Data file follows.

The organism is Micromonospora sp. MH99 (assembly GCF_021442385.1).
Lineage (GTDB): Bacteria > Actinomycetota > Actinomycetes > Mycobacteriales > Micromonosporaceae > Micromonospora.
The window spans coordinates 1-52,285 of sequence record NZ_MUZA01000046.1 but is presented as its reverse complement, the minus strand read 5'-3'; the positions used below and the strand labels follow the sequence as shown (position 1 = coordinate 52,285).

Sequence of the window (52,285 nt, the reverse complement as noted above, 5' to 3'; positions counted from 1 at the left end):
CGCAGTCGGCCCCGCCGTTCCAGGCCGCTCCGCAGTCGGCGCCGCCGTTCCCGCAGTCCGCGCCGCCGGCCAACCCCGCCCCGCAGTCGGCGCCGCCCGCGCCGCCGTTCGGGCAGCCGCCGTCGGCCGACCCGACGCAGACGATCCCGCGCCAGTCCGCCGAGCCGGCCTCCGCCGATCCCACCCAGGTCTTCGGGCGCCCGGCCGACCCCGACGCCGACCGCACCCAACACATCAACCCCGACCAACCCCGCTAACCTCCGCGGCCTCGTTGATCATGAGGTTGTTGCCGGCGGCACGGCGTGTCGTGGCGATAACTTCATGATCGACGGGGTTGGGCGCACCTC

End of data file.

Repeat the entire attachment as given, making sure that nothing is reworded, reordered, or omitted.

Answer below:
The organism is Micromonospora sp. MH99 (assembly GCF_021442385.1).
Lineage (GTDB): Bacteria > Actinomycetota > Actinomycetes > Mycobacteriales > Micromonosporaceae > Micromonospora.
The window spans coordinates 1-52,285 of sequence record NZ_MUZA01000046.1 but is presented as its reverse complement, the minus strand read 5'-3'; the positions used below and the strand labels follow the sequence as shown (position 1 = coordinate 52,285).

Sequence of the window (52,285 nt, the reverse complement as noted above, 5' to 3'; positions counted from 1 at the left end):
CGCAGTCGGCCCCGCCGTTCCAGGCCGCTCCGCAGTCGGCGCCGCCGTTCCCGCAGTCCGCGCCGCCGGCCAACCCCGCCCCGCAGTCGGCGCCGCCCGCGCCGCCGTTCGGGCAGCCGCCGTCGGCCGACCCGACGCAGACGATCCCGCGCCAGTCCGCCGAGCCGGCCTCCGCCGATCCCACCCAGGTCTTCGGGCGCCCGGCCGACCCCGACGCCGACCGCACCCAACACATCAACCCCGACCAACCCCGCTAACCTCCGCGGCCTCGTTGATCATGAGGTTGTTGCCGGCGGCACGGCGTGTCGTGGCGATAACTTCATGATCGACGGGGTTGGGCGCACCTC